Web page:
Clients in the News—and all of it good

Glass artist Candace Held had two of her wonderful pieces in a show in Guilford, CT recently. She displayed Warrior and Digital Orange. The show, which was great (we went on opening day), received a great review, and Candy's pieces were among those highlighted in the review:

Fragile beauty: A medium shows its versatility at Guilford Handcraft Center

By Judy Birke (New Haven Register)
GUILFORD -- Nobody asked me ... but if I were approached to select the prize winners for the best works in the 2004 glass biennial at the Guilford Handcraft Center, hands down, I would choose Bandhu Dunham's "Lustrous Blue Basket, and Gina Poppe's Checkers. I'd give runner-up awards to Edward Branson's vessels, Penny Faich's bowls and Candace Held's fused-glass "Warrior."

... Helds fused materials blend the forms of the natural world with those of the human experience, achieving a muted sensibility that addresses the connection between person and place.

Very cool! It's great to see Candy getting the recognition her work deserves.

AT THE CONVENTION editor Gordon Joseloff was featured in the Wall Street Journal in "Meet the Bloggers:"
Gordon Joseloff, 59, editor and publisher of, and Jessica Bram, 50, contributing editor of the site. Describe your blog. is not a "blog" in the sense of what many have come to think of blogs. That is, it is not a compendium of one individual's opinions or observations. It is a local Web news site for Westport, Conn. It's one of only a handful of such local independent news sites on the Internet that is not affiliated with a newspaper, broadcast or other type of media company. How do you plan to cover the convention? What kind of content can readers expect? Coverage will concentrate on delegates and guests from Westport as well as from other parts of Connecticut. Why should people read your coverage? If they are interested in a (Westport) hometown perspective, there is no other place to read it. ... Moment/speaker/event you're most looking forward to covering. Any doings involving people from Westport or Connecticut ...

We're looking forward to reading reports from Boston.

My niece is at the convention, as a volunteer. I think it's pretty cool that they're making space for 15-year-olds -- I hope she got to hear, in person, the great speeches by Gore, Carter, H. Clinton, and B. Clinton, etc. They were superb speeches. If the first night is any indication, this will be one hell of a good convention. Gives me hope.

We manage a site pro bono for [takes a breath] The Umbrella Movement to Counteract the Right (, a 501(c) organization founded by Norman Sommer. (Stanley actually manages it -- it's a long story you can read about on Puppet Press Journal if you're interested. I just help out a little with bits and pieces.) It's located at Anyway, Norman was singlehandedly responsible for outing hypocrite Henry Hyde during the Clinton impeachment days -- telling the story of Hyde's own adultery with Norman's friend's wife. You can read about Norman on the website above AND in the Miami Herald:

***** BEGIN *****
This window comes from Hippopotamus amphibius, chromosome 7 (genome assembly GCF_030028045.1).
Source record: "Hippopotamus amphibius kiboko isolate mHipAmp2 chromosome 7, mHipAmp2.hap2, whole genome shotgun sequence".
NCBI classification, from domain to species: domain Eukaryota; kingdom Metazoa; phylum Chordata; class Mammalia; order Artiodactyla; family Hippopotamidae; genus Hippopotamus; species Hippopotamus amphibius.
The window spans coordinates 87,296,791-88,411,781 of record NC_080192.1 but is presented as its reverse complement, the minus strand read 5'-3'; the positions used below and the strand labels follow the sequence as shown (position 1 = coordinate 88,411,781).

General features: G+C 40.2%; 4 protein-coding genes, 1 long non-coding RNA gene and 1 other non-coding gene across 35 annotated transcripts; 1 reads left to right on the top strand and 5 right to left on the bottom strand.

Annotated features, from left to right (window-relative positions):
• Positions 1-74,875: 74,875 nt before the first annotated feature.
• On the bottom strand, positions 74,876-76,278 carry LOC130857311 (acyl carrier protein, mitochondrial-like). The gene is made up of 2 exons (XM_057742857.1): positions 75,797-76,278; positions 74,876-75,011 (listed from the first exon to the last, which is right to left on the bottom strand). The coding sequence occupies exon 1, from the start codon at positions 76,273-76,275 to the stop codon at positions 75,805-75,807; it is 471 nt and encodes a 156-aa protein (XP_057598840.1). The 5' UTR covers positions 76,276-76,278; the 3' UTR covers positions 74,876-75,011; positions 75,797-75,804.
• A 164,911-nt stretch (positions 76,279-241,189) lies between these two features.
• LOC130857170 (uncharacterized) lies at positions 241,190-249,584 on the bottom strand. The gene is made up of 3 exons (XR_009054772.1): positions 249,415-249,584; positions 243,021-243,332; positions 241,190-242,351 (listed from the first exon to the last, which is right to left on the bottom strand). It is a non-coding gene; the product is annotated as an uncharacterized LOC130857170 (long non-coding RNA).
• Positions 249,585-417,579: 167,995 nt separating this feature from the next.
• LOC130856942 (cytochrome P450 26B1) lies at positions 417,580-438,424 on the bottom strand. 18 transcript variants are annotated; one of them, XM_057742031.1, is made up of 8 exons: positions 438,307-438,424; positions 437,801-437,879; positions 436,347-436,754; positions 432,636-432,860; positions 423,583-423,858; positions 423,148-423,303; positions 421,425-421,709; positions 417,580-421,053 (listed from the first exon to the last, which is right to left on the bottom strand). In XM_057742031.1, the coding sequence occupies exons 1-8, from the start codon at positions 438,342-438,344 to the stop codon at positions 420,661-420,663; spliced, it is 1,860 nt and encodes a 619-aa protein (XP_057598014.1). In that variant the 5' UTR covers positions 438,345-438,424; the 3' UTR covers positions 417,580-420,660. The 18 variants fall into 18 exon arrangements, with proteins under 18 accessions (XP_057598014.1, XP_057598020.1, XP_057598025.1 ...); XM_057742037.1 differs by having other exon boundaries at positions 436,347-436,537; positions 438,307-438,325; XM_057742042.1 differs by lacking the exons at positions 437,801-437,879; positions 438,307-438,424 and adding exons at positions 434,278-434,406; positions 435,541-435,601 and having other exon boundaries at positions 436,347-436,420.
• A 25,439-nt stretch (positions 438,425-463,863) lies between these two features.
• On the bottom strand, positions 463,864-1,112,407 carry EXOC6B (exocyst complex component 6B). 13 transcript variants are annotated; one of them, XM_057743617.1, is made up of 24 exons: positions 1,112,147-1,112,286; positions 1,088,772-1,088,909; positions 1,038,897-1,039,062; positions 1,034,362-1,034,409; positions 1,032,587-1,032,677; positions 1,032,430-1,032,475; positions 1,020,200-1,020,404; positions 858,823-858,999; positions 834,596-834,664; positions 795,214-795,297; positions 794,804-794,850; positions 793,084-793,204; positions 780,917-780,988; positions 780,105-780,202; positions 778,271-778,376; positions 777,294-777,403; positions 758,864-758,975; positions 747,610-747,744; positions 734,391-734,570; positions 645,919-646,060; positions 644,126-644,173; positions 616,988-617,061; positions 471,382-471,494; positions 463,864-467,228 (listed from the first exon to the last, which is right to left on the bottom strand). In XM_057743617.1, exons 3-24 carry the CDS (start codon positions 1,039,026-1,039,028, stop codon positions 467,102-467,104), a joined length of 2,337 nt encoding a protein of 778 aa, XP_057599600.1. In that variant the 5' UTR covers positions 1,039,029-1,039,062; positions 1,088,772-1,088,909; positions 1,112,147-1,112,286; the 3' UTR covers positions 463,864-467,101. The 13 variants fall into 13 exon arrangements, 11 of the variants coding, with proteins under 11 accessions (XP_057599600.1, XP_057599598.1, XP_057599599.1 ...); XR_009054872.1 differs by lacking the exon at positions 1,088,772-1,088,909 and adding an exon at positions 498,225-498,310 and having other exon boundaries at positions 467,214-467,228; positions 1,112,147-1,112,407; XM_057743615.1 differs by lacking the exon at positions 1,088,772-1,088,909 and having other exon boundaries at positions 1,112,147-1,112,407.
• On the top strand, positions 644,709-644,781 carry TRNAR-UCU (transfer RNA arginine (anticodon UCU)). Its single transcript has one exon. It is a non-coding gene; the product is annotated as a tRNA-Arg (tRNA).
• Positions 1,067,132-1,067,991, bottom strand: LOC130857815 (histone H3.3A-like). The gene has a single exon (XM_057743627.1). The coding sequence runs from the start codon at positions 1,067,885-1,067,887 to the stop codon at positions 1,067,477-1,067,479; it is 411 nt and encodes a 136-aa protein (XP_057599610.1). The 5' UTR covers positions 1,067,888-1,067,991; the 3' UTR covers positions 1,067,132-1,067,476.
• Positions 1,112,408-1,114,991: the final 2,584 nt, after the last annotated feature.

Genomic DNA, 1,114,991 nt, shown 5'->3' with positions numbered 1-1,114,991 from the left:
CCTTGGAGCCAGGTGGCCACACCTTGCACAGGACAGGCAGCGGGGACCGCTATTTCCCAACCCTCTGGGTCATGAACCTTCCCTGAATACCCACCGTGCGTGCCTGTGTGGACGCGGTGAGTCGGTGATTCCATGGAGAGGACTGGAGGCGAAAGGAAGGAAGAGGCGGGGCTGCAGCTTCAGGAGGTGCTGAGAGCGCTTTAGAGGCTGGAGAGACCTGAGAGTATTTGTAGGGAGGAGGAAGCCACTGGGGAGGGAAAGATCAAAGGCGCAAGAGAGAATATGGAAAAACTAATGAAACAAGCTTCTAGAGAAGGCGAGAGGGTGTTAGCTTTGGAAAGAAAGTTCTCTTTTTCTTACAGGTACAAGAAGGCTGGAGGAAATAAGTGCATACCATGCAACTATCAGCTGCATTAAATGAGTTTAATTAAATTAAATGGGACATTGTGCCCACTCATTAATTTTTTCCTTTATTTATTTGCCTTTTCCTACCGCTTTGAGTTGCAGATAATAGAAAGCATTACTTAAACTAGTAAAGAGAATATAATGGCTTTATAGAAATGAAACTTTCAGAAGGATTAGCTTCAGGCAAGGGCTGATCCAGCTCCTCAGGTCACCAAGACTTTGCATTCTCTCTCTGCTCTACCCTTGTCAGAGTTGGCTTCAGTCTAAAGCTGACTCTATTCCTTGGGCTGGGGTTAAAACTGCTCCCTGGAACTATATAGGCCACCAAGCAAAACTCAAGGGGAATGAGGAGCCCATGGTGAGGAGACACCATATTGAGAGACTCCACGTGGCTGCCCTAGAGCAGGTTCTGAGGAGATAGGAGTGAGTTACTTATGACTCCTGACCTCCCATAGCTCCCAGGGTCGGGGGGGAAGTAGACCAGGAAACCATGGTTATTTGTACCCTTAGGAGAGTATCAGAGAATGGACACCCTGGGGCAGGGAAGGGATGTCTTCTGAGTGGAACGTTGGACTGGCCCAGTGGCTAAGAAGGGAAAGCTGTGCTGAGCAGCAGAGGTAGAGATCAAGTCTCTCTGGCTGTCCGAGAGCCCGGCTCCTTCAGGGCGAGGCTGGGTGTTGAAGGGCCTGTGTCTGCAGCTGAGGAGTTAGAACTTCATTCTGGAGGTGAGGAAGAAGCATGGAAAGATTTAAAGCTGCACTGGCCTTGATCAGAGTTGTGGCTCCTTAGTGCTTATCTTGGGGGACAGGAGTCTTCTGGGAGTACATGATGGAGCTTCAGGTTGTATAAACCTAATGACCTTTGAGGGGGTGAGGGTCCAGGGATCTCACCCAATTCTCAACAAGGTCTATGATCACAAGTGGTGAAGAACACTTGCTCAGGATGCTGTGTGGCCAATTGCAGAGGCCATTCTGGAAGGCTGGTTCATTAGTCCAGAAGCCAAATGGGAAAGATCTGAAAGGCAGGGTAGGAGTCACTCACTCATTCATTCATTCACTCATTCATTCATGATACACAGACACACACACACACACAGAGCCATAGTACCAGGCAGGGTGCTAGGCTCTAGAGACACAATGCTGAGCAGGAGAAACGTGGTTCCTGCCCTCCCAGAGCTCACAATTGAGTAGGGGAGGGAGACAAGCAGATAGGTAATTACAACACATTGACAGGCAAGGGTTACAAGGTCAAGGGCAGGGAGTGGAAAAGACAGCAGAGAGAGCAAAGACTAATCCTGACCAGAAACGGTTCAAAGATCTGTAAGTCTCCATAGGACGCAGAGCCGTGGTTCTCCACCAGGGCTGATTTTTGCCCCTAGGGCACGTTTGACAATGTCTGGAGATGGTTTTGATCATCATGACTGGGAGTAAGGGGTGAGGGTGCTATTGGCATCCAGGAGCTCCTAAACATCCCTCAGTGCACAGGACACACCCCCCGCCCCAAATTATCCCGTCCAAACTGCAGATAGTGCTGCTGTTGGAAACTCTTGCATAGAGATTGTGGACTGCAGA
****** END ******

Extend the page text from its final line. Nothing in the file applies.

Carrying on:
Posted on Mon, Jul. 26, 2004
Meet Mr. Nobody: Political junkie Norman Sommer
by Margaria Fichtner
... the 78-year-old Sommer knows he will need more than a belly full of hardy-har or scalding outrage to retune the rhythms of the universe. Especially now, given the pesky stenosis that has messed up his spinal cord, put him on a walker and dealt a cruel end to his tennis game. And, tell the truth, also given his fixed income, iffy health (''On March 1 we were having dinner . . . , and I wasn't feeling well, and Kitty reached over and took my pulse, and there was no pulse'') and penchant for solitary combat: ``I'm a voice in the wilderness. I've been working a-lone.''

Still, almost six years ago, Sommer -- yeah, that Norman Sommer -- had become a piquant footnote to the Clinton impeachment mess when he leaked the news to that House Judiciary Committee Chairman Henry Hyde once had indulged in an affair of his own. Sommer had heard the dirt -- fooling around with another man's wife -- from one of his tennis partners, the cuckolded husband himself. And even though the Republican leadership lashed out at Democratic White House worker bees for besmirching the white-maned Hyde, the besieged Clintonites were not to blame. Sommer was.

Within two days crews from major networks and a German newsmagazine show had elbowed their way into his small Aventura apartment, ''and then there were all kinds of radio interviews, and then the newspapers. . . . I had 15 minutes of fame.'' Long enough. If you check the index to Sidney Blumenthal's The Clinton Wars, which devotes part of a chapter to those tumultuous days, you will find 27 references to Hyde, Henry but also three for Sommer, Norman.

Now, guess what. Mr. Nobody is at it again, this time gamely hoping to jerk his country, this land of the brave, home of the free, etc., etc., back to the left side of the political pigsty, away from what he calls, in the letter he will happily send you even if he has to use his own stamp, the far right's ''weave of nefarious programs, with pernicious outcomes'' that is sucking us all up into a . . . . Well, never mind. It is enough to know that Sommer, who tends to pronounce ''Rush Limbaugh'' with the same quiet grace he would use to utter ''spit wad,'' has a plan, a new nonprofit, nonpartisan, noncandidate, hopelessly nonlyrical initiative: The Umbrella Movement To Counteract The Right.

Norman is an interesting guy, his cause is righteous, so it's worth the time-sink any pro bono project turns into. It's our contribution to ending the coup d'etat. I hope I have as much drive and energy when I'm Norman's age. Hell, I wish I did now!
Posted by .(JavaScript must be enabled to view this email address) on 07/27/04 at 04:36 AM
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